Occasionally I receive posts from customers and individuals who like to model; the following post was submitted in response to an older post that asked about “first kits”. We love to hear about your memories and your models. Please feel free to jump in and share your own.
Every time I think of my first AMT model car kits and how I found them, I’m reminded of a prophetic cartoon in one of my old model car magazines. A grandfather shows a model car kit to a child and says “In my day we could build a model kit 3 ways.” Now, at age 66, I’m old enough to be repeating those very words except there are no grandchildren or children either. I suppose my model car collection and my restored Model A coupe are my children.
The first of my “children “came along in the first year of AMT kits. 1958. I was on holidays with parents and brother and sister. We traveled from the Vancouver, B.C. Canada area down to Spokane, Washington that year to see the Grand Coulee Dam Our old ’49 Dodge proved very dependable for the trip. In every town we stopped, I always went into the local drug store or souvenir shop to buy a pennant of the town. In Spokane, I found myself in the basement of a rather large store and there in the corner was a stack of AMT model car kits. The attraction was immediate. The black and white pictures of the real cars on the side of the box were all I needed to become interested. I picked out a ’58 Ford and ’58 Pontiac convertibles and likely talked my mother into paying for them. I recall fitting the parts together one night at a campsite, since we were camping in those days, and couldn’t wait to get home to build them.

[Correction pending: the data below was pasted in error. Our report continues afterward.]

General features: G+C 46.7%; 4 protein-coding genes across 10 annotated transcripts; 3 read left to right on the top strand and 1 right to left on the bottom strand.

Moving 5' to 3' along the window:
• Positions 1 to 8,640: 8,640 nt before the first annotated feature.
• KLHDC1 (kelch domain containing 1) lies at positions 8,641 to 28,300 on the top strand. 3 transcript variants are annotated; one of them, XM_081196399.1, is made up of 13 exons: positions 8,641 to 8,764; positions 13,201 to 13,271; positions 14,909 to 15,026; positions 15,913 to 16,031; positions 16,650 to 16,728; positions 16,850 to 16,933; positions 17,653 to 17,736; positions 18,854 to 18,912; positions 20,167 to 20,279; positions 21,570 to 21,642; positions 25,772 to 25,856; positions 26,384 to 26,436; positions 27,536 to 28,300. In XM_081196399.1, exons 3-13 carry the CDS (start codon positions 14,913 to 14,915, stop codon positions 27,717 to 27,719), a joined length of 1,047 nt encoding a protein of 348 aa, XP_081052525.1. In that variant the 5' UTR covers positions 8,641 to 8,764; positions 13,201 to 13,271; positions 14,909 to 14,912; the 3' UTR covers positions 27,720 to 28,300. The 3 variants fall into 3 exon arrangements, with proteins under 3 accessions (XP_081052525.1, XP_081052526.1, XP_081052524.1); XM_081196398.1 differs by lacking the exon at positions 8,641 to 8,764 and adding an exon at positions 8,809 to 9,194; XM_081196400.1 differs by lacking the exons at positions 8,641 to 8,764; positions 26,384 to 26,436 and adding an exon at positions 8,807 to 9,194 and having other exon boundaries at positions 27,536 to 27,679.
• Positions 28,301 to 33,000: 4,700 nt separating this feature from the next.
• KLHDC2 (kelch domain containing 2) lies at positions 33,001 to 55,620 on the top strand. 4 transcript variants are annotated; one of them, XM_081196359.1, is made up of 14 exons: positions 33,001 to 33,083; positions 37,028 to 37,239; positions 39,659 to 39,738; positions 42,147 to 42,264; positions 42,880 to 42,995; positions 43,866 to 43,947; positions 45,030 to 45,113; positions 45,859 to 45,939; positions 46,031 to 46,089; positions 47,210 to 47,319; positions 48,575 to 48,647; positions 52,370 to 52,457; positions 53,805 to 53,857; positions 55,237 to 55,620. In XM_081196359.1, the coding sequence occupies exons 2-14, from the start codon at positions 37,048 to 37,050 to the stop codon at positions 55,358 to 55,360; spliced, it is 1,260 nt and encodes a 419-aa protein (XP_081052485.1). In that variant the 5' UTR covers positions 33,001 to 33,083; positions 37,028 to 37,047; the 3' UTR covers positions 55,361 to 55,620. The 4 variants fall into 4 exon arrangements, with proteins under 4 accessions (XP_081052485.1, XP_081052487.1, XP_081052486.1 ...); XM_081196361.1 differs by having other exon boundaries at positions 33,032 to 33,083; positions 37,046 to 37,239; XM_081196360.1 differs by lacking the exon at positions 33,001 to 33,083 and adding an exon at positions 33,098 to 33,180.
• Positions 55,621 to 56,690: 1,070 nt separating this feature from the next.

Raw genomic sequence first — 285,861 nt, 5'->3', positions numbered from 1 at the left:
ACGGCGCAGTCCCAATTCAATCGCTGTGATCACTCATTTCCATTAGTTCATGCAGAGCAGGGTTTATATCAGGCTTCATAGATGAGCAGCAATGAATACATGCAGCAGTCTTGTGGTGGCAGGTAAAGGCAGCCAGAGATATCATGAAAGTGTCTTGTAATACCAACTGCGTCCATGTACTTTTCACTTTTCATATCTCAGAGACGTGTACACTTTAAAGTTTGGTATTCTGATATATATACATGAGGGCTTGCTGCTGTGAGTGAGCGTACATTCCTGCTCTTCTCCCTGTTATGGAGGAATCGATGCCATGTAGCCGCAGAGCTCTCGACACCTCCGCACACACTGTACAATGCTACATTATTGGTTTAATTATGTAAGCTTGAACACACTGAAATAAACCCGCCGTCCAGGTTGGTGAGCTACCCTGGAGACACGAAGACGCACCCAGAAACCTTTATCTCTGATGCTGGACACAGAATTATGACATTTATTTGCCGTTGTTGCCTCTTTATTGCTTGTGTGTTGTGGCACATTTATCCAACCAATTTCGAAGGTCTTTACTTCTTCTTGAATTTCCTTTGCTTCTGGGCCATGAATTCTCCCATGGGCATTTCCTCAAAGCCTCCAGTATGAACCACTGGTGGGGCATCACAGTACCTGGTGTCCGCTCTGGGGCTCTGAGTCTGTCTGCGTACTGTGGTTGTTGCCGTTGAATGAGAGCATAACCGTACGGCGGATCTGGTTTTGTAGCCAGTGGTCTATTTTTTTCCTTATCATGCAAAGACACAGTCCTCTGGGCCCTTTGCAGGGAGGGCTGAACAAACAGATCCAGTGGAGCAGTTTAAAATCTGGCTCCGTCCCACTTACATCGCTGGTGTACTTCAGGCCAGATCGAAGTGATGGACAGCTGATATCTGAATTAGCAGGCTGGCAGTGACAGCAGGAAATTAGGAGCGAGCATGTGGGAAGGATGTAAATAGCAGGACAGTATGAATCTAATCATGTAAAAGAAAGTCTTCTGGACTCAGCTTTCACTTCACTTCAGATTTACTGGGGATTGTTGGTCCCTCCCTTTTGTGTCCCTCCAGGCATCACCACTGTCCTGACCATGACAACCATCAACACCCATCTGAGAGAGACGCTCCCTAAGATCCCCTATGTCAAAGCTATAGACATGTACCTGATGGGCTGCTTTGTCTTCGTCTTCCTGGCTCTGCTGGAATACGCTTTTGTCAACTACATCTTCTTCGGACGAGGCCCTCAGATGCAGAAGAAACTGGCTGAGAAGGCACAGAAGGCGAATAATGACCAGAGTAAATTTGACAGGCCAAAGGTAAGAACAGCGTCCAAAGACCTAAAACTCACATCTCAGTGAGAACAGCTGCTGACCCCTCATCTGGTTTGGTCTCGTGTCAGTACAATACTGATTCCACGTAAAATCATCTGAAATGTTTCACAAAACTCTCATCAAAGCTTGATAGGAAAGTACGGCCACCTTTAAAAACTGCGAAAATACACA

I later regretted my customizing attempts which involved the usual body putty, detail sanding and brush painting. Still I saved them and have the Pontiac almost rebuilt as a custom. The boxes on the other hand, were cut up for their pictures. Many model kits have come way, both cars and airplanes since (and even before) 1958. But sometime in the 1980’s, I made contact with a model car enthusiast in Louisville, Kentucky. We exchanged a few letters and he mentioned that he had some AMT models to sell. Among them were a ’58 Ford and ’58 Pontiac, both built stock and unpainted. He didn’t mention that he had the boxes and instruction sheets as well. Those were just a nice little surprise when I received the package in the mail. I’ve since built the ’58 Ford and my picture shows it and the now disassembled Pontiac.
My collection now includes lots of other automotive related stuff, Matchbox Toys, Dinky & Corgi Toys, books, magazines, license plates, name plates, etc, and still those pennants. But that’s how it all began for my AMT collection.